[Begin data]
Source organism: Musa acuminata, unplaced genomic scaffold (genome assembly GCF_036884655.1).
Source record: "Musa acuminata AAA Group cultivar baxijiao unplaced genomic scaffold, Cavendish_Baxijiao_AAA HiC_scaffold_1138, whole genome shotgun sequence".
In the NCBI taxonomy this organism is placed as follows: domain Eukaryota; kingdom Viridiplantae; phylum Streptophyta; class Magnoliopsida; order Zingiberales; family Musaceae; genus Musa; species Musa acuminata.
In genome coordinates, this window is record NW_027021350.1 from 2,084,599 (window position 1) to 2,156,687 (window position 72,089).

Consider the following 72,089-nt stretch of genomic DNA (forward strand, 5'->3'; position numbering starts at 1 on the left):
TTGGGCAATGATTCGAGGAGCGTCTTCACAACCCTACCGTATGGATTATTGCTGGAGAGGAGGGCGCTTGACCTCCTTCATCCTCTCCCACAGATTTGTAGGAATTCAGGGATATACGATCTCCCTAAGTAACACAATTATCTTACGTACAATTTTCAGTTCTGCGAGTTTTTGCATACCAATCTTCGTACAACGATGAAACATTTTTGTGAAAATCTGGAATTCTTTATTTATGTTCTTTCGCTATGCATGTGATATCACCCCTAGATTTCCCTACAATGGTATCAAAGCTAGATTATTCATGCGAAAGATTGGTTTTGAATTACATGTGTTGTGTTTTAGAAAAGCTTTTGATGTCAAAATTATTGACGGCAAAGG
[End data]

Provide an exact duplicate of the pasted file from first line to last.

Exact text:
Source organism: Musa acuminata, unplaced genomic scaffold (genome assembly GCF_036884655.1).
Source record: "Musa acuminata AAA Group cultivar baxijiao unplaced genomic scaffold, Cavendish_Baxijiao_AAA HiC_scaffold_1138, whole genome shotgun sequence".
In the NCBI taxonomy this organism is placed as follows: domain Eukaryota; kingdom Viridiplantae; phylum Streptophyta; class Magnoliopsida; order Zingiberales; family Musaceae; genus Musa; species Musa acuminata.
In genome coordinates, this window is record NW_027021350.1 from 2,084,599 (window position 1) to 2,156,687 (window position 72,089).

Consider the following 72,089-nt stretch of genomic DNA (forward strand, 5'->3'; position numbering starts at 1 on the left):
TTGGGCAATGATTCGAGGAGCGTCTTCACAACCCTACCGTATGGATTATTGCTGGAGAGGAGGGCGCTTGACCTCCTTCATCCTCTCCCACAGATTTGTAGGAATTCAGGGATATACGATCTCCCTAAGTAACACAATTATCTTACGTACAATTTTCAGTTCTGCGAGTTTTTGCATACCAATCTTCGTACAACGATGAAACATTTTTGTGAAAATCTGGAATTCTTTATTTATGTTCTTTCGCTATGCATGTGATATCACCCCTAGATTTCCCTACAATGGTATCAAAGCTAGATTATTCATGCGAAAGATTGGTTTTGAATTACATGTGTTGTGTTTTAGAAAAGCTTTTGATGTCAAAATTATTGACGGCAAAGG